Kennedy built the first pucca house in the area in 1822, near what is now the Himachal
Pradesh Legislative Assembly building. The accounts of the Britain-like climate started
attracting several British officers to the area during the hot Indian summers. By 1826,
some officers had started spending their entire vacation in Shimla. In 1827, Lord Amherst,
the Governor-General of Bengal, visited Shimla and stayed in the Kennedy House. A year
later, Lord Combermere, the Commander-in-Chief of the British forces in India, stayed at
the same residence. During his stay, a three-mile road and a bridge were constructed near
Jakhu. In 1830, the British acquired the surrounding land from the chiefs of Keonthal and
Patiala in exchange for the Rawin pargana and a portion of the Bharauli pargana. The
settlement grew rapidly after this, from 30 houses in 1830 to 1,141 houses in 1881.

The 500-foot (150 m) Lower Bazaar tunnel was built in 1905 and christened Khachhar Surang.
The Elysium tunnel (now known as the Auckland Tunnel), about 120 feet (37 m) in length, was
also built in 1905

The Kalka–Shimla railway line, constructed in 1906, added to Shimla’s accessibility and
popularity. The railway route from Kalka to Shimla, with more than 806 bridges and 103
tunnels, was touted as an engineering feat and came to be known as the “British Jewel of
the Orient”. In 2008, it became part of the UNESCO World Heritage Site, Mountain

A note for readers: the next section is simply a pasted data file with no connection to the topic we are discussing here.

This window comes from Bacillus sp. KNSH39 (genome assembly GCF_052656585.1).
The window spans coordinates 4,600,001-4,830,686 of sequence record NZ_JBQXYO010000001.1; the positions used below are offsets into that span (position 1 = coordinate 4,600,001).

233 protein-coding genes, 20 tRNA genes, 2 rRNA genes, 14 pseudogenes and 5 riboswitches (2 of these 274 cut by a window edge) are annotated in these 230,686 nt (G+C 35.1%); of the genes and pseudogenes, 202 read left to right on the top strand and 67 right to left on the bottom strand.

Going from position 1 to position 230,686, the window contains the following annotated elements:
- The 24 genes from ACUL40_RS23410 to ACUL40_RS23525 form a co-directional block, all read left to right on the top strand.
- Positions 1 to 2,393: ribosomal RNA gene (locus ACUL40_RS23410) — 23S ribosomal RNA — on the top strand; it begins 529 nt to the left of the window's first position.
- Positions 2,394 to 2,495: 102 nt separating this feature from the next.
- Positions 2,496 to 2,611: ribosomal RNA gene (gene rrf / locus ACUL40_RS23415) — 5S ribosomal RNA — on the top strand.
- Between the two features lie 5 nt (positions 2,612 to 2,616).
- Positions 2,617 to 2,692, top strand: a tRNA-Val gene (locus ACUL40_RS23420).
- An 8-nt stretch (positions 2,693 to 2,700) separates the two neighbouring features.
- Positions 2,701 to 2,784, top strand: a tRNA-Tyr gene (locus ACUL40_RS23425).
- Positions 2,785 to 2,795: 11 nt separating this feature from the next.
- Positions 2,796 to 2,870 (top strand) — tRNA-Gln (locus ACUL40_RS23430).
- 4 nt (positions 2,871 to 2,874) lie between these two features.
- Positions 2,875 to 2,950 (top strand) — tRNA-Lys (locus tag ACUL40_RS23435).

railways of India.In addition, Shimla was the capital of the undivided state of Punjab in
1871, and remained so until the construction of the new city of Chandigarh (the present-day
capital of the Indian states of Punjab and Haryana). Upon the formation of the state of
Himachal Pradesh in 1971, Shimla was named its capital.

After independence the Chief Commissioner’s Province of H.P. came into being on 15 April
1948 as a result of integration of 28 petty princely states (including feudatory princes
and zaildars) in the promontories of the western Himalaya, known in full as the Shimla
Hills States & four Punjab southern hill states by issue of the Himachal Pradesh
(Administration) Order, 1948 under Sections 3 & 4 of the Extra-Provincial Jurisdiction Act,
1947 (later renamed as the Foreign Jurisdiction Act, 1947 vide A.O. of 1950). The State of
Bilaspur was merged in the Himachal Pradesh on 1 April 1954 by the Himachal Pradesh and
Bilaspur (New State) Act, 1954. Himachal became a part C state on 26 January 1950 with the
implementation of the Constitution of India and the Lt. Governor was appointed. Legislative
Assembly was elected in 1952. Himachal Pradesh became a Union Territory on 1 November
1956.Following area of Punjab State namely Shimla, Kangra, Kulu and Lahul and Spiti
Districts, Nalagarh tehsil of Ambala District, Lohara, Amb and Una kanungo circles, some
area of Santokhgarh kanungo circle and some other specified area of Una tehsil of
Hoshiarpur District besides some parts of Dhar Kalan Tehsil of Pathankot District; were
merged with Himachal Pradesh on 1 November 1966 on enactment of Punjab Reorganisation Act,
1966 by the Parliament. On 18 December 1970, the State of Himachal Pradesh Act was passed
by Parliament and the new state came into being on 25 January 1971. Thus Himachal emerged
as the eighteenth state of the Indian Union.

Pre-independence structures still dot Shimla; buildings such as the former Viceregal Lodge,
Auckland House, Christ Church, Gorton Castle, Shimla Town Hall and the Gaiety Theatre are
reminders of British rule in India. The original Peterhoff, another Viceregal
residence, burned down in 1981. British Shimla extended about a mile and a half along the
ridge between Jakhoo Hill and Prospect Hill. The central spine was the Mall, which ran
along the length of the ridge, with a Mall Extension southwards, closed to all carriages
except those of the Viceroy and his wife.